3. Tim Montgomery

Tim Montgomery is another former American sub-ten second sprinter whose decorated career got tainted by doping. The former athlete won gold in the 4x100m events at Sevilla 199 and Sydney 2000. He also won a silver medal in the same category at Atlanta 96. Montgomery also posted a then world-record time of 9.78 seconds in the men’s 100m, breaking Maurice Green’s record by 0.01 seconds. The USADA and CAS found Tim guilty of doping and imposed a two-year ban on the sprinter. His world record and other awards and medals since March 2001 were thus removed. Montgomery announced his retirement shortly after the ban.

4. Justin Gatlin

A more recent doping scandal is that of former Olympic and World Champion Justin Gatlin. The 39-year-old has 5 Olympic and 12 World Championship medals, competing over the 100m and 200m distance. Gatlin was previously banned for a year in 2001 for using a banned substance before his four-year ban in 2006. The latter action scrapped his 9.77 world record. While Gatlin managed to stage a comeback in 2010, running 9.80 and under, the world will never know just how fast he could have gone in his prime. His personal best of 9.74 secs remains the fastest time by a man over 30 in the 100ms. He is also the most decorated 100m sprinter of all time.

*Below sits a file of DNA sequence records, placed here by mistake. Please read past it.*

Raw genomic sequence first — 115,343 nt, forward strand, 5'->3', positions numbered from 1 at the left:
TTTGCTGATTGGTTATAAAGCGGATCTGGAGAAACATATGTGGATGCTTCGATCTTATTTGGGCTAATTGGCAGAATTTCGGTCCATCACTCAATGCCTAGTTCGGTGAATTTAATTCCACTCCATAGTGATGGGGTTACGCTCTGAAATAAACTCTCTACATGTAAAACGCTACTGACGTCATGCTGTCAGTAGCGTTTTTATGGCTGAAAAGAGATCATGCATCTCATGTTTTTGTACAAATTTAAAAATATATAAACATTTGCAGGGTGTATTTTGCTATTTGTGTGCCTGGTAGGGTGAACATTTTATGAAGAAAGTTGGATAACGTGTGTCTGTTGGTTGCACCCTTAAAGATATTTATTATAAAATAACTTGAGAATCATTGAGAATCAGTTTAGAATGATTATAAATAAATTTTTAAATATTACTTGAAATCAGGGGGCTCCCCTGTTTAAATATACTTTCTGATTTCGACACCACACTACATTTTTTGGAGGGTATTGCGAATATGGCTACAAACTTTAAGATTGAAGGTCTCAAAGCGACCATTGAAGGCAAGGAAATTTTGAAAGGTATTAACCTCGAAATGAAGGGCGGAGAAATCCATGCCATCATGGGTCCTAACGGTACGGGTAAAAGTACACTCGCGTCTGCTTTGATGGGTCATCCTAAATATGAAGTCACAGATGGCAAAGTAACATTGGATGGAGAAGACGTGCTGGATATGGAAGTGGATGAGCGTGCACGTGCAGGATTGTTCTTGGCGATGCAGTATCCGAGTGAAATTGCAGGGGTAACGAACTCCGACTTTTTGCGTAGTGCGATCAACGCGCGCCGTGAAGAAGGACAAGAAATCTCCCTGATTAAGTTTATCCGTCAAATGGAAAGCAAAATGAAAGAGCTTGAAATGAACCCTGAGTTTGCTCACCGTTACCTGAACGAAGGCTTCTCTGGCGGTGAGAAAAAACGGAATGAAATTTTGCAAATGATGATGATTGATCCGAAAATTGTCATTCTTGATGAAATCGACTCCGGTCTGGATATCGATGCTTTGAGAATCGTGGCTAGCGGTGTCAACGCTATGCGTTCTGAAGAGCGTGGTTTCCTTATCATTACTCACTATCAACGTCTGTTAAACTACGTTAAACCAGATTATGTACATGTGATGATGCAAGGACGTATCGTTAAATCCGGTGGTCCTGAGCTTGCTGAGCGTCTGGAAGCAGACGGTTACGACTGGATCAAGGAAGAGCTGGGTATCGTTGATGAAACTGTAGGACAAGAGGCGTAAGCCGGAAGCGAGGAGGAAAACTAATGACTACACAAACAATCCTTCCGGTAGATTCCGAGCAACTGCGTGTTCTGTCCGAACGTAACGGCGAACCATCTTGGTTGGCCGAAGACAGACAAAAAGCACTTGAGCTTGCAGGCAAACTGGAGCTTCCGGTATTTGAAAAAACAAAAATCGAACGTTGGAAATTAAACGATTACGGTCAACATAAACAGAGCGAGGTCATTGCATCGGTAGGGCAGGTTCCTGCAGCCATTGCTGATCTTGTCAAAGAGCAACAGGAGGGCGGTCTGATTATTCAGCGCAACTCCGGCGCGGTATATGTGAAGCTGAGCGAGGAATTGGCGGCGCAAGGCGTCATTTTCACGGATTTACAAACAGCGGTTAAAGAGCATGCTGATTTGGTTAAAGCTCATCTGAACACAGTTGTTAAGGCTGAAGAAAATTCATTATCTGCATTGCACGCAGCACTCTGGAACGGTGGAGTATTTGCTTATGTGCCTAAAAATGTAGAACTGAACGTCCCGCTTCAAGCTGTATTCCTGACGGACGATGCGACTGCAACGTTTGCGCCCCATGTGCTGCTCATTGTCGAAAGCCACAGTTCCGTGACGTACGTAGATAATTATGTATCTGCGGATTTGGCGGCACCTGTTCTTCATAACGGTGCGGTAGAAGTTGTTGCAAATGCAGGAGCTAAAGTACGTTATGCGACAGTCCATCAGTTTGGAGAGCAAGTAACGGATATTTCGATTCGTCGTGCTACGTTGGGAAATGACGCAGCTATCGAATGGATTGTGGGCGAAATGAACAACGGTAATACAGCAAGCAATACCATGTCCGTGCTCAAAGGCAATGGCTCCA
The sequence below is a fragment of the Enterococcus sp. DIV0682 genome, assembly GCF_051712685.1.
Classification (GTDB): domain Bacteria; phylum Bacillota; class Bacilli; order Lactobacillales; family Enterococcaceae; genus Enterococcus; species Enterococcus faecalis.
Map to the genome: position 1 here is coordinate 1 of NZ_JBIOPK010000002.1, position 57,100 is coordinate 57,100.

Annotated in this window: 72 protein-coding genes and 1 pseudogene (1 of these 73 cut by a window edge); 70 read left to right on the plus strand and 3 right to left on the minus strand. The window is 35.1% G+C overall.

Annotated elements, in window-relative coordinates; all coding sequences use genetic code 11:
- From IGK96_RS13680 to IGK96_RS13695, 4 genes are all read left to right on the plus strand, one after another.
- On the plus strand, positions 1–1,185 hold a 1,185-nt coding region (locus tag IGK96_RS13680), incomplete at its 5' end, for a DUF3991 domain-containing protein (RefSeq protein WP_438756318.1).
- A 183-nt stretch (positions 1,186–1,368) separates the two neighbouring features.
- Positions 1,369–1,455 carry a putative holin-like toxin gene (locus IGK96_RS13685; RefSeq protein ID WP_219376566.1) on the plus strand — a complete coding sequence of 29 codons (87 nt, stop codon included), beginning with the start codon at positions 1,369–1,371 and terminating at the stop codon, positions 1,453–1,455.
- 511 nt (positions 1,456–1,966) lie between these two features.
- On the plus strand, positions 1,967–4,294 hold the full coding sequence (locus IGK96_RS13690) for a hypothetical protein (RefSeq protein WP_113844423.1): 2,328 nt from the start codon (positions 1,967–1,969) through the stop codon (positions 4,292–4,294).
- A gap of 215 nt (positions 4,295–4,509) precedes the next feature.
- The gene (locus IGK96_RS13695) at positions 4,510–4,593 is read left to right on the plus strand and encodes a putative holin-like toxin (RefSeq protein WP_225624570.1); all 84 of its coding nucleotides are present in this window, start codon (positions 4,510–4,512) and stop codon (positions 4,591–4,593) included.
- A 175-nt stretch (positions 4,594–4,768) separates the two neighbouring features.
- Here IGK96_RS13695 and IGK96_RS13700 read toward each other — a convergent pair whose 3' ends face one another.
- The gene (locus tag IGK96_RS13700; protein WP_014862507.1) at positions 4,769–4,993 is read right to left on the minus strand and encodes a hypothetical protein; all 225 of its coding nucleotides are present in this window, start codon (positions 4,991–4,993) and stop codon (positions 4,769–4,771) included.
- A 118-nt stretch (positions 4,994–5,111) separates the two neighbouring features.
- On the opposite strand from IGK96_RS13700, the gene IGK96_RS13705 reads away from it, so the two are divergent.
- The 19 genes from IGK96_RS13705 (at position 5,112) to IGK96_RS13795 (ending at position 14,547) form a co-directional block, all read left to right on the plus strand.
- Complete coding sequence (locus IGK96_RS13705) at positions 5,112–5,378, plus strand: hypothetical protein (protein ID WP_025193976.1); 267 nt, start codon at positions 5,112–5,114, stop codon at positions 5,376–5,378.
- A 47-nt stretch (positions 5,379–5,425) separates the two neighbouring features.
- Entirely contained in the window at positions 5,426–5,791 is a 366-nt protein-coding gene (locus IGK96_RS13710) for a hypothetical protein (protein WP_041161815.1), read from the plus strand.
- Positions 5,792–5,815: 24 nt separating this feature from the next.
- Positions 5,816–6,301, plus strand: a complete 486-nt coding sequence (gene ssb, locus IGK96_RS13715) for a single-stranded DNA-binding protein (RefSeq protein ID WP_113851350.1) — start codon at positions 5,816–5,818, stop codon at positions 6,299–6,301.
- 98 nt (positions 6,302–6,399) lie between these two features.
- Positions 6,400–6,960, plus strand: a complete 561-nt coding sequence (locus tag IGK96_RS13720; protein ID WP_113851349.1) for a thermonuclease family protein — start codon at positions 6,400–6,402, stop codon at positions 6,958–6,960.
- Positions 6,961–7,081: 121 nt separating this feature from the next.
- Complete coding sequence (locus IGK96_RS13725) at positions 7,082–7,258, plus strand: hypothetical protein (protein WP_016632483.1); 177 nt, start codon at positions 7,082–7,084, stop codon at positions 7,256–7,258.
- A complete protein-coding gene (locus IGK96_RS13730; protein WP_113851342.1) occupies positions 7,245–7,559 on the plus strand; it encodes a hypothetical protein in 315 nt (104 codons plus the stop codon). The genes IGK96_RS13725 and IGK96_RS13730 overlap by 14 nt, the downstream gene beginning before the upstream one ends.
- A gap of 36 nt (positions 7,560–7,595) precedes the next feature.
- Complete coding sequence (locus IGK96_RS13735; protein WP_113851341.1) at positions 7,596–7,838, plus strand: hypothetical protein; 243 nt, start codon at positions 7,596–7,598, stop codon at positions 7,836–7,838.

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As we’ve seen, doping has several effects on athletes and contradicts the spirit of healthy competition. There’s no telling what impact a suspension or ban may have on your physical, emotional or psychological health as an athlete. Free bets in Canada allow you to wager on all types of sports, including athletics and the NFL. However, it is important to read reviews of each bookie before accepting their offers. For more insights into sports rules and culture, as well as reviews of betting sites, you can subscribe to our blog here.

 

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About the Author: Cory Weinberg

Cory Weinberg covers the intersection of tech and cities. That means digging into how startups and big tech companies are trying to reshape real estate, transportation, urban planning, and travel. Previously, he reported on Bay Area housing and commercial real estate for the San Francisco Business Times. He received a "best young journalist" award from the National Association of Real Estate Editors.